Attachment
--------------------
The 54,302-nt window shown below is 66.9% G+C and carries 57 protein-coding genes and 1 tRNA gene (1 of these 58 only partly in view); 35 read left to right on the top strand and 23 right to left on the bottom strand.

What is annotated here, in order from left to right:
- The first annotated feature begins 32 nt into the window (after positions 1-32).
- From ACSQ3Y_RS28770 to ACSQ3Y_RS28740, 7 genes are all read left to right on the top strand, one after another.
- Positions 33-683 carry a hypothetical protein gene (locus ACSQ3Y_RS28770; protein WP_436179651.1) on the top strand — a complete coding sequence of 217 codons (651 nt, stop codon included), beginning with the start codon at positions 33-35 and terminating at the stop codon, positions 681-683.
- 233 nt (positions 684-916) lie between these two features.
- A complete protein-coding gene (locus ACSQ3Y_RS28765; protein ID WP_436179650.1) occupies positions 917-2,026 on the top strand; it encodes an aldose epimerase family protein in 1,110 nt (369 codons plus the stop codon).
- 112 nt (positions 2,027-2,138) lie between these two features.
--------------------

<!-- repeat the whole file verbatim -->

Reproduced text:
The 54,302-nt window shown below is 66.9% G+C and carries 57 protein-coding genes and 1 tRNA gene (1 of these 58 only partly in view); 35 read left to right on the top strand and 23 right to left on the bottom strand.

What is annotated here, in order from left to right:
- The first annotated feature begins 32 nt into the window (after positions 1-32).
- From ACSQ3Y_RS28770 to ACSQ3Y_RS28740, 7 genes are all read left to right on the top strand, one after another.
- Positions 33-683 carry a hypothetical protein gene (locus ACSQ3Y_RS28770; protein WP_436179651.1) on the top strand — a complete coding sequence of 217 codons (651 nt, stop codon included), beginning with the start codon at positions 33-35 and terminating at the stop codon, positions 681-683.
- 233 nt (positions 684-916) lie between these two features.
- A complete protein-coding gene (locus ACSQ3Y_RS28765; protein ID WP_436179650.1) occupies positions 917-2,026 on the top strand; it encodes an aldose epimerase family protein in 1,110 nt (369 codons plus the stop codon).
- 112 nt (positions 2,027-2,138) lie between these two features.